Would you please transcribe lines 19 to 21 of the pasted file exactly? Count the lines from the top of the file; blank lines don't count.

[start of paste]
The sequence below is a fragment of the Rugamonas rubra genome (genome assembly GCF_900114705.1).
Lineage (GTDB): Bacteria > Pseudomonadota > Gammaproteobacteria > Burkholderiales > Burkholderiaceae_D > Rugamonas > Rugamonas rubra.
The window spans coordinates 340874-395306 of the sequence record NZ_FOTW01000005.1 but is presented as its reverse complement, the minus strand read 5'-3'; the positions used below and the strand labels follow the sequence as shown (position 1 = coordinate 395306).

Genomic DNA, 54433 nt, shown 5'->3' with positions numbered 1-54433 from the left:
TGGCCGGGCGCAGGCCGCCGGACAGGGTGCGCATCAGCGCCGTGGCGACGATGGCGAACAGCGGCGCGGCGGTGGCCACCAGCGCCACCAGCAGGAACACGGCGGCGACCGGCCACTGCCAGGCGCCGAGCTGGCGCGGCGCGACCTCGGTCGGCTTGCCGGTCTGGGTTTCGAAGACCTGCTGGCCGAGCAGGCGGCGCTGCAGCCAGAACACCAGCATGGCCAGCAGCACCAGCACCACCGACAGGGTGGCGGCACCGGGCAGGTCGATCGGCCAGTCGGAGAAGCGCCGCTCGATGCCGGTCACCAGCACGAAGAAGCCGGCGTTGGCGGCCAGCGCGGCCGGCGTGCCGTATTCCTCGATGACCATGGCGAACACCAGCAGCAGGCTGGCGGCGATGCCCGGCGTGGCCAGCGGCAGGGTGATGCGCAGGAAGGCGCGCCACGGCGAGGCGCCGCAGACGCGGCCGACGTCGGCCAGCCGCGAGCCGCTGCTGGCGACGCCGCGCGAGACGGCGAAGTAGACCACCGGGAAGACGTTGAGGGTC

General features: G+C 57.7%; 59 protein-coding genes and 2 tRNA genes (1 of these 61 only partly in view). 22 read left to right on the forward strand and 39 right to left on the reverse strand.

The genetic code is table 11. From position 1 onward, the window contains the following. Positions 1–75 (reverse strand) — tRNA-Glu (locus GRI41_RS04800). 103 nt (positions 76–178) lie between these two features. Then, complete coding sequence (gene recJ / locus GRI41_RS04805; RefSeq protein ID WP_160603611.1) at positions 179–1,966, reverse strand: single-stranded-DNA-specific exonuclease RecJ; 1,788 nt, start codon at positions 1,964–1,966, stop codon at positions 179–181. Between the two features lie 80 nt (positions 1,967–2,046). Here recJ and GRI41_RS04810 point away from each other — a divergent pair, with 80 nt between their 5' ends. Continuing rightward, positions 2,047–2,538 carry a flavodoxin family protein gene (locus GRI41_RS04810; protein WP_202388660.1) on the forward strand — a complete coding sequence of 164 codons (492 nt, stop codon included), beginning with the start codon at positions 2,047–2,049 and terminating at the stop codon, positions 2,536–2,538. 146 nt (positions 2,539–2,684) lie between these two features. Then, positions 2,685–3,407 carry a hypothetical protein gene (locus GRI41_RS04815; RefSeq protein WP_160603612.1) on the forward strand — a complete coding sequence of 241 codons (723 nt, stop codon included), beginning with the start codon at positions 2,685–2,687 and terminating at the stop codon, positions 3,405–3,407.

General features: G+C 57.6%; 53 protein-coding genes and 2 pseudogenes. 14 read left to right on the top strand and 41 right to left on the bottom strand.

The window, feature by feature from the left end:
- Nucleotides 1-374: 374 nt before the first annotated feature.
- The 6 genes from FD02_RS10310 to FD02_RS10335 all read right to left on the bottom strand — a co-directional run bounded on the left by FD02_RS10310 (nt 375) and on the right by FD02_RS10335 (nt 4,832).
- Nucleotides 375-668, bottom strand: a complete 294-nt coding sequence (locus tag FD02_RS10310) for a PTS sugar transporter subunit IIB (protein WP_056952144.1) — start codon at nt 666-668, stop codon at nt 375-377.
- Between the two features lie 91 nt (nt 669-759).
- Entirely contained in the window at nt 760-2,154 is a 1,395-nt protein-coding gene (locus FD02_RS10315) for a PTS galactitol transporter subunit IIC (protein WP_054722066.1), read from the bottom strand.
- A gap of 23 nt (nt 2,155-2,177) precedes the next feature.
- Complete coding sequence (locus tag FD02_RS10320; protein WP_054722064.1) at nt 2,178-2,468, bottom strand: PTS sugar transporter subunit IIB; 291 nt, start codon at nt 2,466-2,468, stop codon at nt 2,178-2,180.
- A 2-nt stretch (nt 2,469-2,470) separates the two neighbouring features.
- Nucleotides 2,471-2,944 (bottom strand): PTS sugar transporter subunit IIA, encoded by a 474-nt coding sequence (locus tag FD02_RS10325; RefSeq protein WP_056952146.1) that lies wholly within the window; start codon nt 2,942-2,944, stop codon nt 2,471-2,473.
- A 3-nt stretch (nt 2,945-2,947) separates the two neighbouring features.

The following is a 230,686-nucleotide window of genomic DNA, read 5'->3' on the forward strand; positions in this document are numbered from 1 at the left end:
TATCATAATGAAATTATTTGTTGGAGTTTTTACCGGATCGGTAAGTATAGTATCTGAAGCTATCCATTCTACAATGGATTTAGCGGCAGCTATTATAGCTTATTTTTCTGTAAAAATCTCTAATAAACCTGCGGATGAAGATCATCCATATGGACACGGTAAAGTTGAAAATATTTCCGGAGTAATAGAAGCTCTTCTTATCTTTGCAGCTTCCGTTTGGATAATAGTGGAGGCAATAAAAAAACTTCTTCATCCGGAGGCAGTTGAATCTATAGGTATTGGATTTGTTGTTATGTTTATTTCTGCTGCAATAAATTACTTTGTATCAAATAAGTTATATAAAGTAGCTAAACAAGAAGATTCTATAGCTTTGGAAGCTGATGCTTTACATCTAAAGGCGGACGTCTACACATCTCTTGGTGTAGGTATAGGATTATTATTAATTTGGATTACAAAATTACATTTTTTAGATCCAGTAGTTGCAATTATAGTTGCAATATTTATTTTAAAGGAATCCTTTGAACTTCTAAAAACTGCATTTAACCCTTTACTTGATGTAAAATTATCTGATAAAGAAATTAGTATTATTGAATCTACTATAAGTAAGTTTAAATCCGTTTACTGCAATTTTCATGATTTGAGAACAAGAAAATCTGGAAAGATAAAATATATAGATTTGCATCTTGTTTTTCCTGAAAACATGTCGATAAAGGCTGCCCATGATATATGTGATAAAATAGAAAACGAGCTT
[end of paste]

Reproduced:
- A 3-nt stretch (nt 2,945-2,947) separates the two neighbouring features.

The following is a 230,686-nucleotide window of genomic DNA, read 5'->3' on the forward strand; positions in this document are numbered from 1 at the left end:
TATCATAATGAAATTATTTGTTGGAGTTTTTACCGGATCGGTAAGTATAGTATCTGAAGCTATCCATTCTACAATGGATTTAGCGGCAGCTATTATAGCTTATTTTTCTGTAAAAATCTCTAATAAACCTGCGGATGAAGATCATCCATATGGACACGGTAAAGTTGAAAATATTTCCGGAGTAATAGAAGCTCTTCTTATCTTTGCAGCTTCCGTTTGGATAATAGTGGAGGCAATAAAAAAACTTCTTCATCCGGAGGCAGTTGAATCTATAGGTATTGGATTTGTTGTTATGTTTATTTCTGCTGCAATAAATTACTTTGTATCAAATAAGTTATATAAAGTAGCTAAACAAGAAGATTCTATAGCTTTGGAAGCTGATGCTTTACATCTAAAGGCGGACGTCTACACATCTCTTGGTGTAGGTATAGGATTATTATTAATTTGGATTACAAAATTACATTTTTTAGATCCAGTAGTTGCAATTATAGTTGCAATATTTATTTTAAAGGAATCCTTTGAACTTCTAAAAACTGCATTTAACCCTTTACTTGATGTAAAATTATCTGATAAAGAAATTAGTATTATTGAATCTACTATAAGTAAGTTTAAATCCGTTTACTGCAATTTTCATGATTTGAGAACAAGAAAATCTGGAAAGATAAAATATATAGATTTGCATCTTGTTTTTCCTGAAAACATGTCGATAAAGGCTGCCCATGATATATGTGATAAAATAGAAAACGAGCTT